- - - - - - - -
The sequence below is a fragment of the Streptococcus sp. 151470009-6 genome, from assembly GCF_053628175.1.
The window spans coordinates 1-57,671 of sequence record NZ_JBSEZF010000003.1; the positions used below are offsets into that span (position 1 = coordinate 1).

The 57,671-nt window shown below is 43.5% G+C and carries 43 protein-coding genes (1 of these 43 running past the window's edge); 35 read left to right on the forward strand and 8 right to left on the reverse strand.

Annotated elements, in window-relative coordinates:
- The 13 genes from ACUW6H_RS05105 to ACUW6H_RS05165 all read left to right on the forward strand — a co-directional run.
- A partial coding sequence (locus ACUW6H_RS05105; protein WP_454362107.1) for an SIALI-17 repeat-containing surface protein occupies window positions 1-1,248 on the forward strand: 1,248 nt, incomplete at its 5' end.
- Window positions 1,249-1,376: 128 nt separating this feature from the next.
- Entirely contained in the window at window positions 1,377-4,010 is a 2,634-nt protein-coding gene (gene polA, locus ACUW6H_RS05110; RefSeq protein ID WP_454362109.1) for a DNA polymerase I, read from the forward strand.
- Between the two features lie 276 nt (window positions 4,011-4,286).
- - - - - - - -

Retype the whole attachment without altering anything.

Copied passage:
The sequence below is a fragment of the Streptococcus sp. 151470009-6 genome, from assembly GCF_053628175.1.
The window spans coordinates 1-57,671 of sequence record NZ_JBSEZF010000003.1; the positions used below are offsets into that span (position 1 = coordinate 1).

The 57,671-nt window shown below is 43.5% G+C and carries 43 protein-coding genes (1 of these 43 running past the window's edge); 35 read left to right on the forward strand and 8 right to left on the reverse strand.

Annotated elements, in window-relative coordinates:
- The 13 genes from ACUW6H_RS05105 to ACUW6H_RS05165 all read left to right on the forward strand — a co-directional run.
- A partial coding sequence (locus ACUW6H_RS05105; protein WP_454362107.1) for an SIALI-17 repeat-containing surface protein occupies window positions 1-1,248 on the forward strand: 1,248 nt, incomplete at its 5' end.
- Window positions 1,249-1,376: 128 nt separating this feature from the next.
- Entirely contained in the window at window positions 1,377-4,010 is a 2,634-nt protein-coding gene (gene polA, locus ACUW6H_RS05110; RefSeq protein ID WP_454362109.1) for a DNA polymerase I, read from the forward strand.
- Between the two features lie 276 nt (window positions 4,011-4,286).